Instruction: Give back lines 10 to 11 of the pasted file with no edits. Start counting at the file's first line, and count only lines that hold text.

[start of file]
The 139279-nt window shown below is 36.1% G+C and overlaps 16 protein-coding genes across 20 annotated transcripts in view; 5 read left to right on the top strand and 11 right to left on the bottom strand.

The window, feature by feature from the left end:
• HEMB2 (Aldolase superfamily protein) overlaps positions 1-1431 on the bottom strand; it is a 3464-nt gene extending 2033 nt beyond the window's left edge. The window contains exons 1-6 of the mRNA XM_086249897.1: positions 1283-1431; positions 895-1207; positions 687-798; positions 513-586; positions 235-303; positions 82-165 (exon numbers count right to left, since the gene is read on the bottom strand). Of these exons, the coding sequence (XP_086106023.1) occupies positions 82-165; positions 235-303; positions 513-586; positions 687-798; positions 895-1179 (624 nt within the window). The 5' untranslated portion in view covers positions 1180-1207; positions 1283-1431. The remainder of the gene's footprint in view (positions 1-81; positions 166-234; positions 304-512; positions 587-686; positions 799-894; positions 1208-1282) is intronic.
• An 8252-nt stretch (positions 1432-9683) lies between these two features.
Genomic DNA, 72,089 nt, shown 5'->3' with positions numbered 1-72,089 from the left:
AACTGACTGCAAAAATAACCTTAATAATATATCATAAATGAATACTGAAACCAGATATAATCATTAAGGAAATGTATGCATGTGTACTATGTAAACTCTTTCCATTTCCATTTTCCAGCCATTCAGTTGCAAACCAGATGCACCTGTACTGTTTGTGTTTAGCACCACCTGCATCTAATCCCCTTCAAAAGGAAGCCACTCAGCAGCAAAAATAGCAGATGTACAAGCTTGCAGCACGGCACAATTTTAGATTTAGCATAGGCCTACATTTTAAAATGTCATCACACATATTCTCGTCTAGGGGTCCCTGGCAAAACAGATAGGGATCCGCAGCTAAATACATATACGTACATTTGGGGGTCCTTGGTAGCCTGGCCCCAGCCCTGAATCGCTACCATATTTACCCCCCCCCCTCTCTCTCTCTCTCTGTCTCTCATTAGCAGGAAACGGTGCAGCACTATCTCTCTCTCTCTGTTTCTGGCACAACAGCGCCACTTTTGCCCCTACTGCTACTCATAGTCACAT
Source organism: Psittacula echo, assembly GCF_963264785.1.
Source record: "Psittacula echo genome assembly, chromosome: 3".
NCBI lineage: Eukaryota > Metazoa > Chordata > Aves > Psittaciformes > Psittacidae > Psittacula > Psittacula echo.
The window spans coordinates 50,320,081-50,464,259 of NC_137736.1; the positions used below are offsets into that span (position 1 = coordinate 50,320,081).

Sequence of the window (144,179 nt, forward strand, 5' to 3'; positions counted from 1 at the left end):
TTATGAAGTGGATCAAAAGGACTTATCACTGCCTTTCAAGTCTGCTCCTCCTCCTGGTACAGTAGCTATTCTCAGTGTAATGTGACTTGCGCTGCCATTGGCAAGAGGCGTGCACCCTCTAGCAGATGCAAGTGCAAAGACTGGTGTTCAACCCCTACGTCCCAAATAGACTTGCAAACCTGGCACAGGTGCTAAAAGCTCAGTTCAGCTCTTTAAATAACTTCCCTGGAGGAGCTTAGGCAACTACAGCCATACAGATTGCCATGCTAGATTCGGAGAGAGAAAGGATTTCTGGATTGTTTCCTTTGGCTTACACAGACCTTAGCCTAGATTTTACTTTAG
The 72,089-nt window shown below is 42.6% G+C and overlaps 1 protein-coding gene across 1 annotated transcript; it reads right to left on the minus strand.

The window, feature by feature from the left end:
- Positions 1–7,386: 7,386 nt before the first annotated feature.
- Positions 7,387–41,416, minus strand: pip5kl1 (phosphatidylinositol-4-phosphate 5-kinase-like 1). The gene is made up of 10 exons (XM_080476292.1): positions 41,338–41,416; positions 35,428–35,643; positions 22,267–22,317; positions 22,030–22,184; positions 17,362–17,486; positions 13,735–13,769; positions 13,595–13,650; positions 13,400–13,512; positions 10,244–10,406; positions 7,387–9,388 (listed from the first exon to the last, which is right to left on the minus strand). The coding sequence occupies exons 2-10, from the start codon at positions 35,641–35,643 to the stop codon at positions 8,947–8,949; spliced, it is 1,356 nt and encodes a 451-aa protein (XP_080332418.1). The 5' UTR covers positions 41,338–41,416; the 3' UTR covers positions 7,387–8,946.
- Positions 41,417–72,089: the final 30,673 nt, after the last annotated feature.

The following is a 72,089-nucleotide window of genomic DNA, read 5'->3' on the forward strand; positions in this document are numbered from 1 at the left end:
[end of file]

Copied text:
The window spans coordinates 50,320,081-50,464,259 of NC_137736.1; the positions used below are offsets into that span (position 1 = coordinate 50,320,081).

Sequence of the window (144,179 nt, forward strand, 5' to 3'; positions counted from 1 at the left end):